THE GLASS WEB
A weirdly prescient attack on the media—and the masses that consume it—that cuts right to the bone, but never forgets to provide the chills and thrills that selfsame audience so desperately craves.
Directed by Jack Arnold
Written by Robert Blees and Leonard Lee (based on the novel by Max Ehlrich)
With John Forsythe (Don Newell), Edward G. Robinson (Henry Hayes), Kathleen Hughes (Paula Ranier), and Marcia Henderson (Louise Newell)
Spoiler alert: moderate—however, the opening shot is so great that merely discussing it constitutes a severe spoiler; so if you have any interest in cool movies, watch The Glass Web... for the opening shot must be discussed.
We begin in the midst of desolation, with no sign of civilization but a long-abandoned mineshaft and the car pulled up next to it. A man and a woman get out—we become aware, through her complaining, that she is his wife. She demands to know what's so important about this hole in the ground. When she turns toward the car in disgust, he tells her why, with two bullets in the back, and one more in the chest just to make sure she understood.
"The Glass Web does not mess around!" you think, and you're hooked right from shot number one—but that shot keeps on going. You realize it's pulling out, revealing a camera, a set, a crew...
Fuck you, Brian De Palma!
The show's over, says the announcer, but come back next week for the thrilling conclusion—until then, dear viewer, this is the kind of cigarette you need to smoke.
If you ever needed proof that Hollywood just hates television, and once hated it even more, look no further than The Glass Web, a movie whose very title declares the insidious design TV has spun to snare you. Of course, Hollywood hates Hollywood too, as it well should. If you listen to the movies, and I do, the whole entertainment industry is a moral cesspool that will swallow you, soul and all, if you only let it.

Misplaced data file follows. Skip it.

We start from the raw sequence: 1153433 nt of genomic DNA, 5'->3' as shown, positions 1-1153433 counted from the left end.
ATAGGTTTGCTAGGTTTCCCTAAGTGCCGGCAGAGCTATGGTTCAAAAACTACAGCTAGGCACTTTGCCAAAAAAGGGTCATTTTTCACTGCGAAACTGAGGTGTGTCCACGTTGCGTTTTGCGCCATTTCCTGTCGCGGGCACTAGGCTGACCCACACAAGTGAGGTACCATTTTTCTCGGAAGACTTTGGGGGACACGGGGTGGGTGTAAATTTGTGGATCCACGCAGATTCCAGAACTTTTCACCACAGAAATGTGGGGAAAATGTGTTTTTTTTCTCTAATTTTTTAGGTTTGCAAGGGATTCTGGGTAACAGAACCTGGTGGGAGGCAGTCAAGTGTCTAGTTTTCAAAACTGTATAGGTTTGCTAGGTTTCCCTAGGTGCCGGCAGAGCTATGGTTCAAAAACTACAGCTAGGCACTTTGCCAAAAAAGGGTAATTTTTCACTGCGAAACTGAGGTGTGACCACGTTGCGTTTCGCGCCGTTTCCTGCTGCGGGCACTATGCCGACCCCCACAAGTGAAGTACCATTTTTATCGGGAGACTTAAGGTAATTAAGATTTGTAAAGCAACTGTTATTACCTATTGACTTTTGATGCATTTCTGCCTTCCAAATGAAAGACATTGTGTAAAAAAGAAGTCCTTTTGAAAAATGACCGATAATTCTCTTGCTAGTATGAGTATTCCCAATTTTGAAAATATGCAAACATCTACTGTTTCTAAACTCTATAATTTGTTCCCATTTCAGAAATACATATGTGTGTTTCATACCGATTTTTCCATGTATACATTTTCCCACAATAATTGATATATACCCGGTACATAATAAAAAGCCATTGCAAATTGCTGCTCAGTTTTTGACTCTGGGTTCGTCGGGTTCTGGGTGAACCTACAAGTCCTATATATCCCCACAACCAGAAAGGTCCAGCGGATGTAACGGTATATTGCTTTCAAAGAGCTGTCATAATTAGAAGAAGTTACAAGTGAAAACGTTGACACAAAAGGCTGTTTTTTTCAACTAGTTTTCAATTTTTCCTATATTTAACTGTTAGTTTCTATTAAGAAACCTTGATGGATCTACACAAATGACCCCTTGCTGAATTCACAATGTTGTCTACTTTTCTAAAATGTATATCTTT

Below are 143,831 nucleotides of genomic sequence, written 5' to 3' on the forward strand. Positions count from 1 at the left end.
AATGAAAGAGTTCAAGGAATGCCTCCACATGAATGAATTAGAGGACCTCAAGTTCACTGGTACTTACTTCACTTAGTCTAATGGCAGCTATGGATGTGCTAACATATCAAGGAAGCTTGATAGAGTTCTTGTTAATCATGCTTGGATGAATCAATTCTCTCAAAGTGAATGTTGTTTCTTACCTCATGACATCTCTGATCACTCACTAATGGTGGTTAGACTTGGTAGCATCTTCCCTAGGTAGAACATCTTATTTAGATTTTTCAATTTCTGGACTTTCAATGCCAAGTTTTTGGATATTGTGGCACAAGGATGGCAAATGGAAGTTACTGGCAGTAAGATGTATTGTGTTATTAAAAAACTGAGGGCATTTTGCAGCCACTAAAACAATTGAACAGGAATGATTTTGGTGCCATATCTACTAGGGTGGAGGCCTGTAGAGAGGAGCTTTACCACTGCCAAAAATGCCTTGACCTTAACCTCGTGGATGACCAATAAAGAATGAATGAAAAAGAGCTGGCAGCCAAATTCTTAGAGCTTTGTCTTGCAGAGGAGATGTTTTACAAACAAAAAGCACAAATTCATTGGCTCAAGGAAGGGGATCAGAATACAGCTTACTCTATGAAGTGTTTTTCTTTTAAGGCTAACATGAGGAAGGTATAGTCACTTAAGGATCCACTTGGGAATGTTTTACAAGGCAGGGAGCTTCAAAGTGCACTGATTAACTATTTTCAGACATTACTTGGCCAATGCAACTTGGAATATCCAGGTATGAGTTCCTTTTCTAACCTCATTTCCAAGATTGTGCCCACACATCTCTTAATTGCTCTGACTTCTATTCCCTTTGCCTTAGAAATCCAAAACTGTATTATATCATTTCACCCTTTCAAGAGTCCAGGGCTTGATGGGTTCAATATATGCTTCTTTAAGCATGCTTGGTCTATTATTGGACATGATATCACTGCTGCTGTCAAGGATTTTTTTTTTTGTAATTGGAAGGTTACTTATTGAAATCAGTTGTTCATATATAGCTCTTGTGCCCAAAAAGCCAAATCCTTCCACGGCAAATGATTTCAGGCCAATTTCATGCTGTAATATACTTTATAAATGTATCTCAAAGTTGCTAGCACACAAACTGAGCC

You should smoke Colonials.
Case in point: Don Newell, writer for the up-and-coming true-story police procedural Crime of the Week, a show so violent I doubt it could have been on TV in 1953. He's assisted in his endeavors by his colleague, Crime's researcher, a former policeman named Henry Hayes. Henry prides himself on "the details," and despises Don for getting those details wrong, episode after episode. Both have been caught in a web themselves, and the same web: the one woven by the would-be black widow of our picture, an "actress... occasionally," a "model... occasionally," one Mrs. Paula Ranier (separated).
She's blackmailing Don, having kept evidence of their affair in order to extort cash out of him, lest she inform his trusting, loving wife. And she's using Henry to further her career, which should come as a surprise to no one, given that Paula is Kathleen Hughes and Henry is Edward G. Robinson. Yet for him it is, and when his jealousy comes to outweigh his usefulness, she lets him know exactly where he rates. He strangles her—and this isn't a surprise to us, but the corpse that Don finds a few minutes later when he arrives to buy her silence is certainly a shock to him.
Don is not, however, above taking advantage of the situation, and he steals back the souvenir she stole from him: a tag with his name on it. His wife had sewn it into the waistband of his pyjamas—not unlike how a mother might do for her little boy, but only reasonably if she had more than one of them.
On his way out he's seen, he's accosted by floozies, and he loses the nametag in his confusion and panic. And so begins our wrong man thriller.
And in a stridently stylish way, at that. I looked it up to be sure, but I really didn't have to, because it's obvious that Jack Arnold got confused for a moment and thought he was making It Came From Outer Space again. The difference is that the former film, a far-out sci-fi movie, was a somewhat more appropriate choice for exhibition in stereoscopic 3D.
Don't adjust your set, viewer.
The Glass Web probably wasn't the very first to use 3D in a hugely ridiculous manner, but it may have been the very first movie where it is impossible to believe anyone in a creative position over the film—rather than a coldly commercial one—might have thought for a moment that 3D was a good fit with its material.
(Counterpoint: these rad opening credits:)
(Opinions may differ.)
In any event, other parts of the film proper may have used 3D a bit more subtly—who knows?—but Web's offensively obvious three-dimensional centerpiece can't be missed even rendered on a flat plane. Don walks the cold, unforgiving streets of L.A., sure that the police will find his nametag, but now unable to retrieve it. The sequence is initially extremely well-constructed, the first leg of it coming close to genuinely dangerous stuntwork; and at first blush it is mightily effective. Don, in a state of pure oblivion thanks to his plight, steps off the curb, without even glancing at the moving work van that screeches to a halt just in time to avoid hitting him. Its ladder spills forward, close enough to very nearly scrape the camera's lens.